Plea over suspended Ireland-USA routes after jet’s grounding
The grounding of the Boeing 737 MAX 8 aircraft fleet now threatens to deprive Cork and Shannon of their direct Norwegian Airlines routes to the US for the entire summer season.
Ryanair — which has an order in place for 135 of the next-generation Boeing aircraft in its MAX 200 version — may also be unable to introduce the plane into service before late August.
The Irish airline was scheduled to accept five 737-MAX 200s, a modified version of the MAX 8, by June with a further 50 scheduled for delivery before the start of the 2020 season.
Ryanair insisted its schedules would be unaffected by the grounding as its network continues to be fully operated by its fleet of 400 Boeing 737-800s.
Ireland South MEP Deirdre Clune urged airlines such as Norwegian to do everything possible to restore their critical US routes from Cork and Shannon.
Norwegian has maintained its direct US services from Dublin thanks to a replacement aircraft.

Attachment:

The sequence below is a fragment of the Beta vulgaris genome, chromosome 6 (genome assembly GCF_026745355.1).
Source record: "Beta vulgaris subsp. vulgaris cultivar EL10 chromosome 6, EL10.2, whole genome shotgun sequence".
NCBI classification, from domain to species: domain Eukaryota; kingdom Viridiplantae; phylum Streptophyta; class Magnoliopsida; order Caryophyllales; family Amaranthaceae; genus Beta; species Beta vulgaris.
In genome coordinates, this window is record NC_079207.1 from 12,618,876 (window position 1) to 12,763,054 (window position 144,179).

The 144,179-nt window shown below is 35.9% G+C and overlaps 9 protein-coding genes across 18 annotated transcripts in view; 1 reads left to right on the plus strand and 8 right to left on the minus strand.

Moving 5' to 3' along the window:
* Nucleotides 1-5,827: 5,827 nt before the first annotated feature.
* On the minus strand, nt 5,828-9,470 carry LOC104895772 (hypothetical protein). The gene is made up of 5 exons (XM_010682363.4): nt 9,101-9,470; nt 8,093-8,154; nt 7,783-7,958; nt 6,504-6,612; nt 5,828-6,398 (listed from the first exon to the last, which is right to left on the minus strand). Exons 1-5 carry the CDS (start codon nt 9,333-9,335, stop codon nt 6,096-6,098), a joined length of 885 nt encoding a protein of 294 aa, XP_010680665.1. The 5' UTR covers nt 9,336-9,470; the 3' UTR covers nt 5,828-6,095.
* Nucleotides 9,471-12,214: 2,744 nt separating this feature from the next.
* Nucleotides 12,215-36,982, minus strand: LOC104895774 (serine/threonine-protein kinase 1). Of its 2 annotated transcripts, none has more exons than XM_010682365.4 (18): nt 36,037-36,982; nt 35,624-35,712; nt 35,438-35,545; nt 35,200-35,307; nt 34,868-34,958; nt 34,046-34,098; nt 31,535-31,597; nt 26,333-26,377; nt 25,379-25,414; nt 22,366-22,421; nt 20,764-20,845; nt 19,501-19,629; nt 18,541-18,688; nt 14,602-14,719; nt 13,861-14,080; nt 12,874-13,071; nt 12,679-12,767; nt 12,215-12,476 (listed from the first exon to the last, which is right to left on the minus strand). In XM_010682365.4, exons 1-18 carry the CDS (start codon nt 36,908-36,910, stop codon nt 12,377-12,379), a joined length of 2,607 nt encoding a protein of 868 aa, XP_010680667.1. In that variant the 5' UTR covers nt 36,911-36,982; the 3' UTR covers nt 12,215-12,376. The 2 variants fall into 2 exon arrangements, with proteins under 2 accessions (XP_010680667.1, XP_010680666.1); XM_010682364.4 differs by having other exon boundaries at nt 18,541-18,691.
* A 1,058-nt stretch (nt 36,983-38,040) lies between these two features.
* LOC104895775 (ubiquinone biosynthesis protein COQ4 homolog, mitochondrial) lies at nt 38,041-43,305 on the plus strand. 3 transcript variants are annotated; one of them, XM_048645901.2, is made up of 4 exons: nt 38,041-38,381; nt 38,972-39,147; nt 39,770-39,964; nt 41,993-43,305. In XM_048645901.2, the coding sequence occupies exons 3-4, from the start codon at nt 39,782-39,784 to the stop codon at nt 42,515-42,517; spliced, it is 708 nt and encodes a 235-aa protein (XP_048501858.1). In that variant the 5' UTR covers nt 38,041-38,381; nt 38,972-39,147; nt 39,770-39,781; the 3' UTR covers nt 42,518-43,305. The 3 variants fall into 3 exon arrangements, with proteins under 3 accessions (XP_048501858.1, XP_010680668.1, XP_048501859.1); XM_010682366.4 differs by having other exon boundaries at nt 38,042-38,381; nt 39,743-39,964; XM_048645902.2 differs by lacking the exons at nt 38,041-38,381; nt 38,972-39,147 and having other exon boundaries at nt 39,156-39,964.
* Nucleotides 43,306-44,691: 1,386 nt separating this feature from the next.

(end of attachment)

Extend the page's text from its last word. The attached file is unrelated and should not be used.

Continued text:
However, passengers booked with Norwegian to fly from Cork and Shannon to the US have been offered a bus service to Dublin for onward flights or a full refund.
Cork Airport is one of the fastest expanding in Europe and is on course for growth of more than 8% in 2019.
The entire global fleet of the Boeing 737 MAX was grounded following a fatal crash in Ethiopia on March 10.
Irishman Michael Ryan (39), a father-of-two and an engineer with the UN food programme, was amongst the 157 people who died in the tragedy.
It was the second fatal accident involving the brand new jet in five months after another Boeing 737 MAX 8 crashed into the sea off Indonesia before Christmas.
Norwegian last year cancelled its US routes from Belfast International Airport.